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The reticulocyte count is a type of blood test which evaluates the functions of the bone marrow and at what rate blood production takes place. It is also done to assess the response of the body in the treatment of some blood disorders like anemia. Reticulocytes are young or immature red blood cells usually present in the circulation in very small amounts, approximately about one to two percent. They are produced in the bone marrow and released in the circulation. After about one or two days, they mature into red blood cells, which have a lifespan of approximately 120 days in circulation.
An increase or decrease in the number or percentage of reticulocytes in the blood can point to a number of disorders inside the body. The term used for a high reticulocyte count is reticulocytosis. Reticulocytosis often indicates that the bone marrow is producing more red blood cells (RBC) as a response to a decrease in RBC in the circulatory system. This could be due to blood loss, the destruction of RBC in anemia, or exposure to high altitudes. Individuals living in high altitude areas often have higher reticulocyte counts as the body's way of adjusting to the low oxygen level.
A decrease in the reticulocyte count often indicates failure of the bone marrow to produce new red blood cells, as in cases of tumors and infections occurring in the bone marrow. Kidney disease can also decrease the reticulocyte count and red blood cell count. Other causes of low reticulocyte counts include iron deficiency, folate deficiency, and vitamin B12 deficiency. Radiation therapy also often affect RBC production in many patients, as it suppresses the functions of the bone marrow.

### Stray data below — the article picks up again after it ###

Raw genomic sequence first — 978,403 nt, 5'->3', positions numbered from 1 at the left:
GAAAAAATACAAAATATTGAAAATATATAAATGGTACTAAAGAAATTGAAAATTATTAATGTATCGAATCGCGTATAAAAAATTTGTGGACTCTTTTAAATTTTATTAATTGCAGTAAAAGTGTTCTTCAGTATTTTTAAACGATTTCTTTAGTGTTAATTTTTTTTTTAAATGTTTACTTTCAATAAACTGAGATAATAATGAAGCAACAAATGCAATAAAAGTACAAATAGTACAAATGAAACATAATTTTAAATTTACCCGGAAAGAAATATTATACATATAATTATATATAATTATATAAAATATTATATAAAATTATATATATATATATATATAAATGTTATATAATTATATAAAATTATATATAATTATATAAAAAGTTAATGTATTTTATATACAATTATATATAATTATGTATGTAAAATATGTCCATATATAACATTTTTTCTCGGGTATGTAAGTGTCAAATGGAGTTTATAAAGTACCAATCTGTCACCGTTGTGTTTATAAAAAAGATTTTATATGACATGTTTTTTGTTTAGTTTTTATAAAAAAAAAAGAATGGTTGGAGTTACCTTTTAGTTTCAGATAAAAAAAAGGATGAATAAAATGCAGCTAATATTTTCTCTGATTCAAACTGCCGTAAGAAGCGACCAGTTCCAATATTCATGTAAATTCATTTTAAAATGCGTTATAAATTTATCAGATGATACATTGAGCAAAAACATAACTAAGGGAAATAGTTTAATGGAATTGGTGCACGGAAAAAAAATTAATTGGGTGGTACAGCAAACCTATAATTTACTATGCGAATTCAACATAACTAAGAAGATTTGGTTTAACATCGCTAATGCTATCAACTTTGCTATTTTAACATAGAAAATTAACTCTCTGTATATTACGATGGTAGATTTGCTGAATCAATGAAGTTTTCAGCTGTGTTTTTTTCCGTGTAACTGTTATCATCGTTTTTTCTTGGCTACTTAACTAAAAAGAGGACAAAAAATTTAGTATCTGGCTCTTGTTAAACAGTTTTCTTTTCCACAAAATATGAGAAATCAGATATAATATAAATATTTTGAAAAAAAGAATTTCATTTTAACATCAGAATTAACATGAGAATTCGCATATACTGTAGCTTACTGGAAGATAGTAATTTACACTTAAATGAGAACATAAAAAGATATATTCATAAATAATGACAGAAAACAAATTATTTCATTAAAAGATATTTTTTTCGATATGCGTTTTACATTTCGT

Physicians usually request a reticulocyte count as well as a complete blood count (CBC) in order to evaluate the response of the body in the treatment of iron deficiency anemia and vitamin B12 deficiency anemia. The rise in the reticulocyte count and other blood indexes usually indicates that the bone marrow is responding well to such treatment. After bone marrow transplants, a rise in reticulocyte counts is also an indication of a successful transplant.
There are no special preparations for a reticulocyte count test. A phlebotomist extracts an amount of blood from the arm of a patient to be tested. The blood is then processed in the laboratory for the reticulocyte count, and is either read manually by a qualified laboratory personnel or through an automated method.